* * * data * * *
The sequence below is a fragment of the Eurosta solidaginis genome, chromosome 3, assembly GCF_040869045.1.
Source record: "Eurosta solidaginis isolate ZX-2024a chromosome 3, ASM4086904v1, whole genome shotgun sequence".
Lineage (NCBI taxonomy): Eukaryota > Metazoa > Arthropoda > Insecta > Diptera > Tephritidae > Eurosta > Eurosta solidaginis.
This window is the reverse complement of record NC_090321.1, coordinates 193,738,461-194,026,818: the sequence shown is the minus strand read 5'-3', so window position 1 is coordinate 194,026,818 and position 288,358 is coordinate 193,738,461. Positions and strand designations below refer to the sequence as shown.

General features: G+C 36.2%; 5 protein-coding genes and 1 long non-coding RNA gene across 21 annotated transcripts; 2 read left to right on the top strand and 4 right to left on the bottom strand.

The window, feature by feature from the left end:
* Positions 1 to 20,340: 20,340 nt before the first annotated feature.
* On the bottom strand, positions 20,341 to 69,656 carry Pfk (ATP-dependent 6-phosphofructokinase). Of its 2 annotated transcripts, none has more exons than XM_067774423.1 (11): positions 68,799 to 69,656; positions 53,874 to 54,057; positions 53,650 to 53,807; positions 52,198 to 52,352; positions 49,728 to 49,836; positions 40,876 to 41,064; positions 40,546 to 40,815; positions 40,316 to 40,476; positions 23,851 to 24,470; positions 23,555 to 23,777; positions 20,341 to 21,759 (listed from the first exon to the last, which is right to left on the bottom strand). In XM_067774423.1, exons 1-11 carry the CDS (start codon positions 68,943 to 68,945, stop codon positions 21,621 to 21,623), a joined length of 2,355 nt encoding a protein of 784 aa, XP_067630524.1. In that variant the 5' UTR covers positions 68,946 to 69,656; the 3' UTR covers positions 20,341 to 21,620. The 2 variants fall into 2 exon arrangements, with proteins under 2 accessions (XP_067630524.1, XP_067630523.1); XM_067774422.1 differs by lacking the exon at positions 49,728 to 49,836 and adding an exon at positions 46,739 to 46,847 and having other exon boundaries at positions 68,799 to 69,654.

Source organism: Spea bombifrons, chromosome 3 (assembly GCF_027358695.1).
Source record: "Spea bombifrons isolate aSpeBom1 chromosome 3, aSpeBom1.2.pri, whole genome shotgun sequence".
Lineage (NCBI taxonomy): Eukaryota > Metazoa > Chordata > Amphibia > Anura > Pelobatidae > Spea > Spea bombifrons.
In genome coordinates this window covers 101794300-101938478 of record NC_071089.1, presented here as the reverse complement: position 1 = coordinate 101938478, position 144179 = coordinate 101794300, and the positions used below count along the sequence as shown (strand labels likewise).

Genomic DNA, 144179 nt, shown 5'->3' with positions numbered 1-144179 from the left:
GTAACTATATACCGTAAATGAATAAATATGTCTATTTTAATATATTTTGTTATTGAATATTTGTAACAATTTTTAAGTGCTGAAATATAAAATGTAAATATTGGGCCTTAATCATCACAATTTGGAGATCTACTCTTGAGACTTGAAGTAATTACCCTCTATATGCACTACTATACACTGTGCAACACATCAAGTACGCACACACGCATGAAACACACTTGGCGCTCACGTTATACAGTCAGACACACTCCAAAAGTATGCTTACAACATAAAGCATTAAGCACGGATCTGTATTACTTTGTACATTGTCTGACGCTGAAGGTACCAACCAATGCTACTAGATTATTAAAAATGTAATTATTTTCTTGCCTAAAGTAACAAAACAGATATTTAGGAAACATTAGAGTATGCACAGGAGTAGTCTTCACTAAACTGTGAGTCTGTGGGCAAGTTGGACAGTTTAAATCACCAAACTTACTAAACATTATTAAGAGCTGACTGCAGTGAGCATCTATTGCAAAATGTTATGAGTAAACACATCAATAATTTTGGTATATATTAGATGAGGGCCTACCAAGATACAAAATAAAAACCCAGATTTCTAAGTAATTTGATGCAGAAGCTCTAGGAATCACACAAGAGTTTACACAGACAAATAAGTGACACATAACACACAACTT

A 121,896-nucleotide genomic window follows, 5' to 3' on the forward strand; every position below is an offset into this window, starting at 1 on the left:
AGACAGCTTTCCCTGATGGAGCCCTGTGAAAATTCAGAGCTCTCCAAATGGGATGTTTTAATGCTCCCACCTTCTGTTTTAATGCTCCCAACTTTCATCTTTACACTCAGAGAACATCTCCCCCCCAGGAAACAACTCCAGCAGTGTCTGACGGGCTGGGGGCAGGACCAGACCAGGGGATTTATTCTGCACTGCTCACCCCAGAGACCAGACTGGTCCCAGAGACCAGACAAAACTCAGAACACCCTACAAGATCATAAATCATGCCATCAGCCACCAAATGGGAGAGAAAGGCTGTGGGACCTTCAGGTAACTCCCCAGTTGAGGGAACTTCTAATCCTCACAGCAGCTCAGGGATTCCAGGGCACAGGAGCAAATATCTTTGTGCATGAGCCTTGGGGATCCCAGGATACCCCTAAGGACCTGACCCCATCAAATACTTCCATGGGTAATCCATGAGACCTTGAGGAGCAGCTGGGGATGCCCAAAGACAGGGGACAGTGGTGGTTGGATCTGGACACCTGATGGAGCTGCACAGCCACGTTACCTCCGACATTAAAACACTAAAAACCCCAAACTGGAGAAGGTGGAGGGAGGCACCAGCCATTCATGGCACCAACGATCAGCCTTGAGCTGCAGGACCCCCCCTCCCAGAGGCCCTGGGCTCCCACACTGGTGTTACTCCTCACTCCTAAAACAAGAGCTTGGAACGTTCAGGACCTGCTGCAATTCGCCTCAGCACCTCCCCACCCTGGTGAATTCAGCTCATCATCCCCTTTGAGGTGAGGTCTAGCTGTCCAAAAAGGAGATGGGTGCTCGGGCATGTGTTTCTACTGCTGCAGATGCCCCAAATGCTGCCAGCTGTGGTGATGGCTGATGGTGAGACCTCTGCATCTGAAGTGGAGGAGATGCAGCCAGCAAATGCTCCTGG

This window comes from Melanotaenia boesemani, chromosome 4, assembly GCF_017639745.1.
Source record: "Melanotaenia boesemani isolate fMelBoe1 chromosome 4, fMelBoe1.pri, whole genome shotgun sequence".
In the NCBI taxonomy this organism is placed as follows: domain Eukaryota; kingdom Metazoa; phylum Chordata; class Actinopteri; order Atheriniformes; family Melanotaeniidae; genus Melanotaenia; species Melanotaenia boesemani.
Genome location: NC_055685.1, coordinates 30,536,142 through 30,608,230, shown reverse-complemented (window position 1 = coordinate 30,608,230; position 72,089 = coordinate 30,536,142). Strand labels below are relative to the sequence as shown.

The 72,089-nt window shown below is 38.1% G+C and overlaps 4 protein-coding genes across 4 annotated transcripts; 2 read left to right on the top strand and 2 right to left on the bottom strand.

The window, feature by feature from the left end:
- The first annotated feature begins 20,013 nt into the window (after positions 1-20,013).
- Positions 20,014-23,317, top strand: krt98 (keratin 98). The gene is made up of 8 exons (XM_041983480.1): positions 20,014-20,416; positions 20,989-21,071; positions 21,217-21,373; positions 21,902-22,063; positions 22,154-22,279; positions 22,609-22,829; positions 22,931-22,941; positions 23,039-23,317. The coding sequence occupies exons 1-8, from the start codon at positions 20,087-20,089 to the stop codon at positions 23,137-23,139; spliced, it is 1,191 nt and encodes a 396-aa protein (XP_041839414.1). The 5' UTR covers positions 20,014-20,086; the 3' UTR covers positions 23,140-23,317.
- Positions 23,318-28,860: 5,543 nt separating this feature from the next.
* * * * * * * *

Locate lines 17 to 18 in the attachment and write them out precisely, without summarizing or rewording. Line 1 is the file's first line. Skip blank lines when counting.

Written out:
This window comes from Melanotaenia boesemani, chromosome 4, assembly GCF_017639745.1.
Source record: "Melanotaenia boesemani isolate fMelBoe1 chromosome 4, fMelBoe1.pri, whole genome shotgun sequence".